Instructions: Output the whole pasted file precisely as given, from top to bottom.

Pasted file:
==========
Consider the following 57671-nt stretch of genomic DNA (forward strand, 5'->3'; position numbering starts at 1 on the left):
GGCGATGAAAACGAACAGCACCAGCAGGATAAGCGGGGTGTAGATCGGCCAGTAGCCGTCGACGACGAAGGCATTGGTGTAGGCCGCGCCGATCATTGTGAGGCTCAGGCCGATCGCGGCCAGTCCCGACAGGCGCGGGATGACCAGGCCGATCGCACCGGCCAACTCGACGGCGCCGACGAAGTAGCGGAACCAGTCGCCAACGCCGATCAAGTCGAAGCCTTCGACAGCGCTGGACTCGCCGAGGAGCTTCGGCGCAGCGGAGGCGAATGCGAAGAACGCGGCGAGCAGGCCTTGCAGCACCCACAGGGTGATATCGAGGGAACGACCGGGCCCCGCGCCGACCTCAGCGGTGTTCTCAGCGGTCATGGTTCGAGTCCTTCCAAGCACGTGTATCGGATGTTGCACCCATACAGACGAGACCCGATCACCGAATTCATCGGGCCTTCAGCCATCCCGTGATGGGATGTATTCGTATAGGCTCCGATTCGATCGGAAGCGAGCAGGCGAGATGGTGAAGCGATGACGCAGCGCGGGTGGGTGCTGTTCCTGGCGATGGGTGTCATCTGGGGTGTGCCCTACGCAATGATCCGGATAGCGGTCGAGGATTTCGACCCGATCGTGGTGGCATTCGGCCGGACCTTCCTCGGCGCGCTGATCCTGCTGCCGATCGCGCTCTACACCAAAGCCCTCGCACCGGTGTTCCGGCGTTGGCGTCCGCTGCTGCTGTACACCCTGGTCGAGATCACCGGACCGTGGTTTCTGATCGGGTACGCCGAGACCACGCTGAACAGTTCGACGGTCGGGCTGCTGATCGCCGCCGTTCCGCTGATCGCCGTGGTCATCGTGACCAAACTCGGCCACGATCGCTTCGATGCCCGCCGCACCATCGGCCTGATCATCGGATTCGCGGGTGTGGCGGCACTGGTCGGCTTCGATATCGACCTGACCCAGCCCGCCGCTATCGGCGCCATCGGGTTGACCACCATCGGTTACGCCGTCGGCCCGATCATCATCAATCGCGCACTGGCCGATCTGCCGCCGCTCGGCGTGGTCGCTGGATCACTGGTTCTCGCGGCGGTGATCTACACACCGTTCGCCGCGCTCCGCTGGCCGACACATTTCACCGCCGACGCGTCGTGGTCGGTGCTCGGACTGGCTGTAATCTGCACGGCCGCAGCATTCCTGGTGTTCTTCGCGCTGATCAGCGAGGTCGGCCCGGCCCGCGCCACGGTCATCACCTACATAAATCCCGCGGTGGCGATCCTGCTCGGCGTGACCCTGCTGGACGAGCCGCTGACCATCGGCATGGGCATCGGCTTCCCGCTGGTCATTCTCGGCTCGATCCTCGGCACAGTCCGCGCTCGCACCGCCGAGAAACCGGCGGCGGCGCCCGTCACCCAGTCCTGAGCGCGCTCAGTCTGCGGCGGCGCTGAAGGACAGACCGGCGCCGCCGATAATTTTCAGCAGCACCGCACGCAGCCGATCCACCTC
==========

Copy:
Consider the following 57671-nt stretch of genomic DNA (forward strand, 5'->3'; position numbering starts at 1 on the left):
GGCGATGAAAACGAACAGCACCAGCAGGATAAGCGGGGTGTAGATCGGCCAGTAGCCGTCGACGACGAAGGCATTGGTGTAGGCCGCGCCGATCATTGTGAGGCTCAGGCCGATCGCGGCCAGTCCCGACAGGCGCGGGATGACCAGGCCGATCGCACCGGCCAACTCGACGGCGCCGACGAAGTAGCGGAACCAGTCGCCAACGCCGATCAAGTCGAAGCCTTCGACAGCGCTGGACTCGCCGAGGAGCTTCGGCGCAGCGGAGGCGAATGCGAAGAACGCGGCGAGCAGGCCTTGCAGCACCCACAGGGTGATATCGAGGGAACGACCGGGCCCCGCGCCGACCTCAGCGGTGTTCTCAGCGGTCATGGTTCGAGTCCTTCCAAGCACGTGTATCGGATGTTGCACCCATACAGACGAGACCCGATCACCGAATTCATCGGGCCTTCAGCCATCCCGTGATGGGATGTATTCGTATAGGCTCCGATTCGATCGGAAGCGAGCAGGCGAGATGGTGAAGCGATGACGCAGCGCGGGTGGGTGCTGTTCCTGGCGATGGGTGTCATCTGGGGTGTGCCCTACGCAATGATCCGGATAGCGGTCGAGGATTTCGACCCGATCGTGGTGGCATTCGGCCGGACCTTCCTCGGCGCGCTGATCCTGCTGCCGATCGCGCTCTACACCAAAGCCCTCGCACCGGTGTTCCGGCGTTGGCGTCCGCTGCTGCTGTACACCCTGGTCGAGATCACCGGACCGTGGTTTCTGATCGGGTACGCCGAGACCACGCTGAACAGTTCGACGGTCGGGCTGCTGATCGCCGCCGTTCCGCTGATCGCCGTGGTCATCGTGACCAAACTCGGCCACGATCGCTTCGATGCCCGCCGCACCATCGGCCTGATCATCGGATTCGCGGGTGTGGCGGCACTGGTCGGCTTCGATATCGACCTGACCCAGCCCGCCGCTATCGGCGCCATCGGGTTGACCACCATCGGTTACGCCGTCGGCCCGATCATCATCAATCGCGCACTGGCCGATCTGCCGCCGCTCGGCGTGGTCGCTGGATCACTGGTTCTCGCGGCGGTGATCTACACACCGTTCGCCGCGCTCCGCTGGCCGACACATTTCACCGCCGACGCGTCGTGGTCGGTGCTCGGACTGGCTGTAATCTGCACGGCCGCAGCATTCCTGGTGTTCTTCGCGCTGATCAGCGAGGTCGGCCCGGCCCGCGCCACGGTCATCACCTACATAAATCCCGCGGTGGCGATCCTGCTCGGCGTGACCCTGCTGGACGAGCCGCTGACCATCGGCATGGGCATCGGCTTCCCGCTGGTCATTCTCGGCTCGATCCTCGGCACAGTCCGCGCTCGCACCGCCGAGAAACCGGCGGCGGCGCCCGTCACCCAGTCCTGAGCGCGCTCAGTCTGCGGCGGCGCTGAAGGACAGACCGGCGCCGCCGATAATTTTCAGCAGCACCGCACGCAGCCGATCCACCTC